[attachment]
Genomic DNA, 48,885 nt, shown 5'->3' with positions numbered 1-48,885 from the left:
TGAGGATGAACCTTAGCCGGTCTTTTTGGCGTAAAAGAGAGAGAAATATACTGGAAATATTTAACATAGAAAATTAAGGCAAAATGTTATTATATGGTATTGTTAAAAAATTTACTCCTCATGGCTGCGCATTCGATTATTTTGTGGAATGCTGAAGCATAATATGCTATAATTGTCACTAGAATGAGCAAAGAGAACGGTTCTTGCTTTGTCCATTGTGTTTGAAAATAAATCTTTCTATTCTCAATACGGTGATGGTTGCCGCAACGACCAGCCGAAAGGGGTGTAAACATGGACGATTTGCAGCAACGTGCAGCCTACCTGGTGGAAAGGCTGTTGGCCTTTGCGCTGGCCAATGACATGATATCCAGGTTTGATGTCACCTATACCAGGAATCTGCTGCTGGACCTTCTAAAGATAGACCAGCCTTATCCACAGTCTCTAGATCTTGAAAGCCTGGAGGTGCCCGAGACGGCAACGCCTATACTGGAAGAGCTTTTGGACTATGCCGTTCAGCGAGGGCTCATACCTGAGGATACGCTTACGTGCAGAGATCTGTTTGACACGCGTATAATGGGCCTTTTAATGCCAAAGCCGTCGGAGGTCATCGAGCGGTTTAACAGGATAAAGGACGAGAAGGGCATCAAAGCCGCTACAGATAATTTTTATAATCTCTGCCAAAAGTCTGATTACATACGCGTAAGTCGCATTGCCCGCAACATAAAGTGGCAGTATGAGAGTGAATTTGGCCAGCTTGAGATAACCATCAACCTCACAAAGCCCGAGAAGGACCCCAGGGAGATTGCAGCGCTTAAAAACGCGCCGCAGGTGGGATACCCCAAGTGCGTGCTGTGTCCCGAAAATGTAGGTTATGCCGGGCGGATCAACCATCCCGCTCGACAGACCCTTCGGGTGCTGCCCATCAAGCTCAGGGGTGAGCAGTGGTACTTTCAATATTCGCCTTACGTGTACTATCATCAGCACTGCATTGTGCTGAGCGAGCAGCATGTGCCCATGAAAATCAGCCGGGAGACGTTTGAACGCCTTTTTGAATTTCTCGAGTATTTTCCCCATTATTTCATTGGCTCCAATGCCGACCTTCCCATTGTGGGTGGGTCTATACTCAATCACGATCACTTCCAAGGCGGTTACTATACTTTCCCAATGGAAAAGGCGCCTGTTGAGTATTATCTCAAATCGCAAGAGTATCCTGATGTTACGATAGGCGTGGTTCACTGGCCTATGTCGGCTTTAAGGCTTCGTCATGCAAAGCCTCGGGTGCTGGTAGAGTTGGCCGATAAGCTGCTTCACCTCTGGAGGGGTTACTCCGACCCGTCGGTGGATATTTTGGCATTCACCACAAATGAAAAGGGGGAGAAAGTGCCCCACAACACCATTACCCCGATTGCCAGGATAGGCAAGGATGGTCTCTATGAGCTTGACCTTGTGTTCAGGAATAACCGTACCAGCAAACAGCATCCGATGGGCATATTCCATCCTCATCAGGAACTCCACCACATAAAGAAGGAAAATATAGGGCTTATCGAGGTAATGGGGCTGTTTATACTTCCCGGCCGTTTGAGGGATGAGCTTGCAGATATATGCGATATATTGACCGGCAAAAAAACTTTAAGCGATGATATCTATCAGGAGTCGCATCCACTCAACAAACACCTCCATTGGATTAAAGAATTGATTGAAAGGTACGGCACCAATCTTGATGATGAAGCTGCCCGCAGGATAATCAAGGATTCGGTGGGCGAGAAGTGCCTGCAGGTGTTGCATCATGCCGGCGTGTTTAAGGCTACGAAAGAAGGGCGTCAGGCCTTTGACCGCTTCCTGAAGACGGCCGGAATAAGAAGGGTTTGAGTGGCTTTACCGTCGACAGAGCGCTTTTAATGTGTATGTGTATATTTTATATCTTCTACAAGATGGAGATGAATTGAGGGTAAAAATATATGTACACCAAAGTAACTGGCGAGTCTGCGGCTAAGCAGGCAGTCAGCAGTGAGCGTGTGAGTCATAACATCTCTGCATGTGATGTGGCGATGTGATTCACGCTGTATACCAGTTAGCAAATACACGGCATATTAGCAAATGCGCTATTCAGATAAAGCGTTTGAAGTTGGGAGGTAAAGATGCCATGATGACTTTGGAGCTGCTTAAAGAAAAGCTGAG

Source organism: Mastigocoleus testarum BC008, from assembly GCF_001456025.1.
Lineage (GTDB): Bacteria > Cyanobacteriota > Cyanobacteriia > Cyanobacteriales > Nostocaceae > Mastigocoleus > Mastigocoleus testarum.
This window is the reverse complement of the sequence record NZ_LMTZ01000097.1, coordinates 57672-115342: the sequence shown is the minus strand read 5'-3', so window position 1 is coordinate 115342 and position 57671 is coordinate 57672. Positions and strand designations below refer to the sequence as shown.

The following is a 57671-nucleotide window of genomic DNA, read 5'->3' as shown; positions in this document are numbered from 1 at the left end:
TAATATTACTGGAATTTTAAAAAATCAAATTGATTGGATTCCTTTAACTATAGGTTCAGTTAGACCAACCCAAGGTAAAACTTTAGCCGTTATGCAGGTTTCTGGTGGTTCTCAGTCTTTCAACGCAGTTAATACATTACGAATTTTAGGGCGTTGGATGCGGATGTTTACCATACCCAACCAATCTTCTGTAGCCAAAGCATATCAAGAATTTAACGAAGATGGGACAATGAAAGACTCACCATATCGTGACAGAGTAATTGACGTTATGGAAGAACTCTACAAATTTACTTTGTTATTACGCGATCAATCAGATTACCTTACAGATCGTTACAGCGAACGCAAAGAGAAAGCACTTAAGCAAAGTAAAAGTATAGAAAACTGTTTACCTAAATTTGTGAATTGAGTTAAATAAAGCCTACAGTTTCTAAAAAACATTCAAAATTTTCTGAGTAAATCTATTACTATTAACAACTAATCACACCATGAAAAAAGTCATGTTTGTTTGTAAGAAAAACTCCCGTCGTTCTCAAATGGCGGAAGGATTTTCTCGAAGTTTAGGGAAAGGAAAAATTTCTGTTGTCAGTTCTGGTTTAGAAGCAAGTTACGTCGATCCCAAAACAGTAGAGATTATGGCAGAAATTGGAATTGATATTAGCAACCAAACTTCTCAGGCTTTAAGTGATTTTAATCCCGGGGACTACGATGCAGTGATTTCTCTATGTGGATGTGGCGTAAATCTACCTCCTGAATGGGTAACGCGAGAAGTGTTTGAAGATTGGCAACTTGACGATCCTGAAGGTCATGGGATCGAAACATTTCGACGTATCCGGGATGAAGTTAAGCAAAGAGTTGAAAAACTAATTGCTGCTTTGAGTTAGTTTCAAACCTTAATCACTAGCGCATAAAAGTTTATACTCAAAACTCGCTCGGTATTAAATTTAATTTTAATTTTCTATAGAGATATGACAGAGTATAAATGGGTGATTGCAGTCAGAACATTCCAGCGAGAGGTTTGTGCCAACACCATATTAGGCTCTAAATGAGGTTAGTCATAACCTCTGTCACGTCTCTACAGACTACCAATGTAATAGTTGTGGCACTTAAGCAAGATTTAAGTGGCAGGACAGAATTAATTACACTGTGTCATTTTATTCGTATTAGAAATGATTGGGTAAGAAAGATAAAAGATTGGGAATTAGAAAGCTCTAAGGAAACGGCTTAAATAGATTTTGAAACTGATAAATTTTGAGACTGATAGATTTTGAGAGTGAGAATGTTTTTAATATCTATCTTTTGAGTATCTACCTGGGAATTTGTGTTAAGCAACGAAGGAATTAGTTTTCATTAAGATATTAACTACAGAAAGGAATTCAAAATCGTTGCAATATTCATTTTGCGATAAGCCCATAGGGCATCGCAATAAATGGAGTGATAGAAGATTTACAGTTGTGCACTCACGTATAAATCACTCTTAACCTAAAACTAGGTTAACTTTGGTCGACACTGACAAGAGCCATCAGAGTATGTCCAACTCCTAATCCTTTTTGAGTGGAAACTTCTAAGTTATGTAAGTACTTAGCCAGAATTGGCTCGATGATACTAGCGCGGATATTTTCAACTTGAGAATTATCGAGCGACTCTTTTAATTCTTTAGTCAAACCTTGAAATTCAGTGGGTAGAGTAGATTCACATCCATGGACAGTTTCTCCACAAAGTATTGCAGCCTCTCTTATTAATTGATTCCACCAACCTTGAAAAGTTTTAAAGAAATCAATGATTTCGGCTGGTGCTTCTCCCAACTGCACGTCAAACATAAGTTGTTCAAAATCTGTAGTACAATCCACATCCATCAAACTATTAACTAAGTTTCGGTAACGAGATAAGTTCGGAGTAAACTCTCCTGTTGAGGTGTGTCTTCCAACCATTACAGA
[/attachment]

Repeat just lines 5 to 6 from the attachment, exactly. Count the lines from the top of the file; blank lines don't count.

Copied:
This window is the reverse complement of the sequence record NZ_LMTZ01000097.1, coordinates 57672-115342: the sequence shown is the minus strand read 5'-3', so window position 1 is coordinate 115342 and position 57671 is coordinate 57672. Positions and strand designations below refer to the sequence as shown.

The following is a 57671-nucleotide window of genomic DNA, read 5'->3' as shown; positions in this document are numbered from 1 at the left end: